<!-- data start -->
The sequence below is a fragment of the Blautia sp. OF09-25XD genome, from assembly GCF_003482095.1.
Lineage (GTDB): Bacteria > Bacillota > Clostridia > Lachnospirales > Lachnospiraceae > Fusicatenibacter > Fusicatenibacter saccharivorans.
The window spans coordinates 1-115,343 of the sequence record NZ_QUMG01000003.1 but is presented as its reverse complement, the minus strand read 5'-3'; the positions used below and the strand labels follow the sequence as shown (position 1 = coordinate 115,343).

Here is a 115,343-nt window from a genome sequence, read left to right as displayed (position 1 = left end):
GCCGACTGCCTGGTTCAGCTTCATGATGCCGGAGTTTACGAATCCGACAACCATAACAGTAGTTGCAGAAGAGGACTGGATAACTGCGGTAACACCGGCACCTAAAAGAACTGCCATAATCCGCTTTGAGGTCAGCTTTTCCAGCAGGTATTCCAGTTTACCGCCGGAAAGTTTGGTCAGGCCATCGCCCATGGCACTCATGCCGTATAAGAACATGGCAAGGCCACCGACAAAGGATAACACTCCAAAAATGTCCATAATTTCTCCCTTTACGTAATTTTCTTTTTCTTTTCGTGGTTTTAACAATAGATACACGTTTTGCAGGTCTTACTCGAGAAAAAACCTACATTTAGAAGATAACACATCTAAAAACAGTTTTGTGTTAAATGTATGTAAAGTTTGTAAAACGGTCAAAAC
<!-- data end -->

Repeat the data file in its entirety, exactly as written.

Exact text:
The sequence below is a fragment of the Blautia sp. OF09-25XD genome, from assembly GCF_003482095.1.
Lineage (GTDB): Bacteria > Bacillota > Clostridia > Lachnospirales > Lachnospiraceae > Fusicatenibacter > Fusicatenibacter saccharivorans.
The window spans coordinates 1-115,343 of the sequence record NZ_QUMG01000003.1 but is presented as its reverse complement, the minus strand read 5'-3'; the positions used below and the strand labels follow the sequence as shown (position 1 = coordinate 115,343).

Here is a 115,343-nt window from a genome sequence, read left to right as displayed (position 1 = left end):
GCCGACTGCCTGGTTCAGCTTCATGATGCCGGAGTTTACGAATCCGACAACCATAACAGTAGTTGCAGAAGAGGACTGGATAACTGCGGTAACACCGGCACCTAAAAGAACTGCCATAATCCGCTTTGAGGTCAGCTTTTCCAGCAGGTATTCCAGTTTACCGCCGGAAAGTTTGGTCAGGCCATCGCCCATGGCACTCATGCCGTATAAGAACATGGCAAGGCCACCGACAAAGGATAACACTCCAAAAATGTCCATAATTTCTCCCTTTACGTAATTTTCTTTTTCTTTTCGTGGTTTTAACAATAGATACACGTTTTGCAGGTCTTACTCGAGAAAAAACCTACATTTAGAAGATAACACATCTAAAAACAGTTTTGTGTTAAATGTATGTAAAGTTTGTAAAACGGTCAAAAC